2. Can dogs get frostbite? If so, how can it be prevented and (if need be) treated?
Yes, dogs can get frostbite… It is actually very common. The first places we can easily find frostbite is on the dogs ears where there is less blood flow, the tips of tails and between paw pads (ice and snow may clump here and freeze). Frostbite for dogs is very similar to humans, look for greying skin or any discolorations that might signal irritation. Many people think dogs have fur coats and they are fine to be left outside for a while. Unless your dog is specifically bred for snowy winter environments, there should be a maximum 15 minute time of being outdoors. Even if your dog is bred for the winter weather, you should limit the dogs time outside.
To treat frostbite, you should keep in mind that it can be very painful. Sometimes the nerves freeze before the dogs can feel the total damage done. Once the nerves start thawing out, it can be very painful. Take your time and slowly thaw and warm and frostbitten areas with luke warm water and a cloth. Using very warm water creates a painful drastic change. You should take your dogs to the vet for a check-up soon because the areas can get infected either by the dog scratching the wound or from the cracks in the skin from severe damage.
3. What are some warning signs your dog is cold or uncomfortable during winter weather?
If the dog is outside and is standing at the door to come in, let the dog in. Also, if the dog is shivering and the dog is not normally an anxious dog, then bring the dog in immediately. If the dog is hiding behind something or you can easily find your dog, it may be trying its best to hide from the cold. Many dogs even burrow into the snow for some escape from the wind and cold. Keep an eye on your dog and if the weather is too cold for you, it is most likely too cold for your dog as well. Minimize the time your dog is outdoors during the winter. If the dog is wet, bring the dog inside and dry off the dog.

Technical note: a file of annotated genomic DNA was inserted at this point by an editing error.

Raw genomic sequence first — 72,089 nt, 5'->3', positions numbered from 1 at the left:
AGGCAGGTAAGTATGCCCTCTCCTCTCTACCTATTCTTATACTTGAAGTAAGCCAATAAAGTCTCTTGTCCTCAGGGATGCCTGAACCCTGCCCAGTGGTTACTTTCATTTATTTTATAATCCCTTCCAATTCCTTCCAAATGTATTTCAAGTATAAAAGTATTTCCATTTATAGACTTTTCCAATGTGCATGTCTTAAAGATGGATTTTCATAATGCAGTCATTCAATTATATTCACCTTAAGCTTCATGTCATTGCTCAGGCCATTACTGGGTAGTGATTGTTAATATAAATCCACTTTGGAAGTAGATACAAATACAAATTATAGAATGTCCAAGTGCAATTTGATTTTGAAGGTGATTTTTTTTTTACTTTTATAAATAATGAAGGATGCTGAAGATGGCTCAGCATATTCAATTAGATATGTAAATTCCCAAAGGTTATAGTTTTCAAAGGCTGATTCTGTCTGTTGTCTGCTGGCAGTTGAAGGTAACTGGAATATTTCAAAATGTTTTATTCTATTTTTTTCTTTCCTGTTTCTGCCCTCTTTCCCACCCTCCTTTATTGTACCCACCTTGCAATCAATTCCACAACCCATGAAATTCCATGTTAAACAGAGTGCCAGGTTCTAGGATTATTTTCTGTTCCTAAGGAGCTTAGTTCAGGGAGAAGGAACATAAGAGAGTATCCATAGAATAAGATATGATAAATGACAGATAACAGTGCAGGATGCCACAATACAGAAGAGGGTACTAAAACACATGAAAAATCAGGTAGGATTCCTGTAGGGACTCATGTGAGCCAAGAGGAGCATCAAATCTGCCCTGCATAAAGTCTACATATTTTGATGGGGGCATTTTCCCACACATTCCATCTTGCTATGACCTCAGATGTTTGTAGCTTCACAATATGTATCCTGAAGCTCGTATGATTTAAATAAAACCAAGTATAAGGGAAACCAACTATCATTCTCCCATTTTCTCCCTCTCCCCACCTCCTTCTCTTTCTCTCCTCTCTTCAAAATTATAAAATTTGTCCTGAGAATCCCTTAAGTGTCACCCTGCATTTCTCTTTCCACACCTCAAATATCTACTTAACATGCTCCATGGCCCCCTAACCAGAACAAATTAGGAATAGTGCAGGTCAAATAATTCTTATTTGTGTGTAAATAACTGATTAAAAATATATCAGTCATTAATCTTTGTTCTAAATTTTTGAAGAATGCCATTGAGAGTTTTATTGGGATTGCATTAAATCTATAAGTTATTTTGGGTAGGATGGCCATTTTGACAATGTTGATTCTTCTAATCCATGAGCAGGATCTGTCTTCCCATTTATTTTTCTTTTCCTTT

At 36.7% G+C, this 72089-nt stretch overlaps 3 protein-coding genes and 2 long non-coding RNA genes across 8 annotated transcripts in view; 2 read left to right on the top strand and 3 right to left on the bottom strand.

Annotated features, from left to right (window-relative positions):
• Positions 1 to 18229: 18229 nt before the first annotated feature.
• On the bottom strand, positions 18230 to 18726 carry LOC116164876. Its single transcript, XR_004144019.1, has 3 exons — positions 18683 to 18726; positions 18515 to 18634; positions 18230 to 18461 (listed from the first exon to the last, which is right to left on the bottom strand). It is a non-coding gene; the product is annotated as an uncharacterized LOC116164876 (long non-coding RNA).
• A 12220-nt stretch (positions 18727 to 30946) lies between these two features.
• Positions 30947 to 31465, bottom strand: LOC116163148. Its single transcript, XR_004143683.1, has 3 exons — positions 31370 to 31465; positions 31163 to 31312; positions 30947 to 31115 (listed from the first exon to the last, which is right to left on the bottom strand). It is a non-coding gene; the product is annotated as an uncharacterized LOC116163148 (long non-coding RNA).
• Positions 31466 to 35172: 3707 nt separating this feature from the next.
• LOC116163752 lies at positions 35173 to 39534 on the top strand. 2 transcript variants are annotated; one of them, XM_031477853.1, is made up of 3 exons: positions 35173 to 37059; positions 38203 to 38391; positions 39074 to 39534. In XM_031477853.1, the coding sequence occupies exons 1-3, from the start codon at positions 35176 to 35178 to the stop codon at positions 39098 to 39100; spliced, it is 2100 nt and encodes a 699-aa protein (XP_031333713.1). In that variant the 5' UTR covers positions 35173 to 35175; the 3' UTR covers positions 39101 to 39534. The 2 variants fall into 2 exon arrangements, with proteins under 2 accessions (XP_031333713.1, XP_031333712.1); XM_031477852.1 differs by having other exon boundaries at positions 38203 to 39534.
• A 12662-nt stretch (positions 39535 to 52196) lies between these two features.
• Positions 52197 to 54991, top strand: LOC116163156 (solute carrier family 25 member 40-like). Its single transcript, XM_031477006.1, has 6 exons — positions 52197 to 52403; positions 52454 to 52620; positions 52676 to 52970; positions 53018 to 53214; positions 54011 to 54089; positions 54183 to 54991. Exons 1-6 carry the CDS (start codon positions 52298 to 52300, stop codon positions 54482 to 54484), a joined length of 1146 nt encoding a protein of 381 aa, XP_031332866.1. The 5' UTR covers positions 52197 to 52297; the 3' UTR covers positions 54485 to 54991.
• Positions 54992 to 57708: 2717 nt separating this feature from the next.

4. How can dogs stay extra warm and cozy during outdoor winter activities?
Dog coats are very helpful to keeping dogs warm and cozy outside, but still we have to be mindful of exposed parts like legs, paws, tail, ears, head, and even the belly. A water proof jacket will help keep the dog dry which is important. Limit the dogs time outside, keep the dog active and when the dog seems to get tired or wants to take a break, bring the dog to somewhere warmer like inside the house, or into a warm car. Make sure to have food for energy and water as well.
5. Do you have any additional comments about winter care for dogs while they are outside on walks?
There are many hazards that pets face during the winter. Monitor your dog’s behavior. Some additional things to keep in mind is that anti-freeze is very dangerous to dogs although there are some brands that are designed to be non-toxic and these brands will proudly display this. Dogs are attracted to the sweet smell and taste of anti-freeze and will lick it and can get violently ill and hopefully not die. Also, outdoor cats love to find warm spots outside and frequently find their way into car engine compartments and when the engine starts, there could be a nasty problem. Always honk the horn a couple times and wait a minute before starting the car. Also, look under the car to see if any animals may be sheltering under the car.
Steve Vernik – Director of Operations for Gaia Enterprises, Manufacturers of Safe Paw Ice Melter and Pet Enthusiast